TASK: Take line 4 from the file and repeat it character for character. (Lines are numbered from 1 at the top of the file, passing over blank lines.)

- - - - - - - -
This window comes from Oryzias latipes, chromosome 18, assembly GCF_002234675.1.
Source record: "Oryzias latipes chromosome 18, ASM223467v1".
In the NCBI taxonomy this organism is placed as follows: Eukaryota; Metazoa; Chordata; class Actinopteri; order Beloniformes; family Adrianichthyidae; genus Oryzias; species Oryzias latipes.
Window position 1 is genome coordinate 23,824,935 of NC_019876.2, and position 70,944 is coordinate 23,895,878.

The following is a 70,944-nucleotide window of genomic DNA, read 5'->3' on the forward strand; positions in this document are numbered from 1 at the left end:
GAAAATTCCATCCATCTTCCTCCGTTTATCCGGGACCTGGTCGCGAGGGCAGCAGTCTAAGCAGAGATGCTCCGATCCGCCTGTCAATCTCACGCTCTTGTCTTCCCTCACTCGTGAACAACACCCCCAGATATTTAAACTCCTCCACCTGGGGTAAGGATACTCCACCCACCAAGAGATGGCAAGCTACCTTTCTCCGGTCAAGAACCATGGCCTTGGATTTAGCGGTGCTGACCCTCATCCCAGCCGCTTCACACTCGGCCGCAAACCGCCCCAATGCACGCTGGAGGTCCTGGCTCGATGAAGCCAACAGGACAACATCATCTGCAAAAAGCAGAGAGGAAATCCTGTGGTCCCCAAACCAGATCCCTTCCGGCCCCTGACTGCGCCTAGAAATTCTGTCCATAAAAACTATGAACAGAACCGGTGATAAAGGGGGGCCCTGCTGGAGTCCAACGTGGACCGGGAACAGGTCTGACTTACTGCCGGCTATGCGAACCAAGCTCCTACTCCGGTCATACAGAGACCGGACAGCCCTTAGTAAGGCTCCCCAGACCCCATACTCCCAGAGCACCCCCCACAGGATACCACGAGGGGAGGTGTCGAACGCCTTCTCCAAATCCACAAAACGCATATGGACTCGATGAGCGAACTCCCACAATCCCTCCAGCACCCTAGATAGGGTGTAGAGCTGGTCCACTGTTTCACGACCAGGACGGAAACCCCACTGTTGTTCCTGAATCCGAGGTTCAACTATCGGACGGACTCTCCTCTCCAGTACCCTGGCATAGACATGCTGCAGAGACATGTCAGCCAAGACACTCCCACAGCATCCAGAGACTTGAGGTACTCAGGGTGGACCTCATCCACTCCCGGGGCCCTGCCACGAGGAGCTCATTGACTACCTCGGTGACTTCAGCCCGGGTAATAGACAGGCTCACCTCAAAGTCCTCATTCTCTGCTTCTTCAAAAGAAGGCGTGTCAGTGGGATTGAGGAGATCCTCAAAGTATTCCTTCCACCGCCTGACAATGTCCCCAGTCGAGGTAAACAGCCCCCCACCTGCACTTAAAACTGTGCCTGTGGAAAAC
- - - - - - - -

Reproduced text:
Window position 1 is genome coordinate 23,824,935 of NC_019876.2, and position 70,944 is coordinate 23,895,878.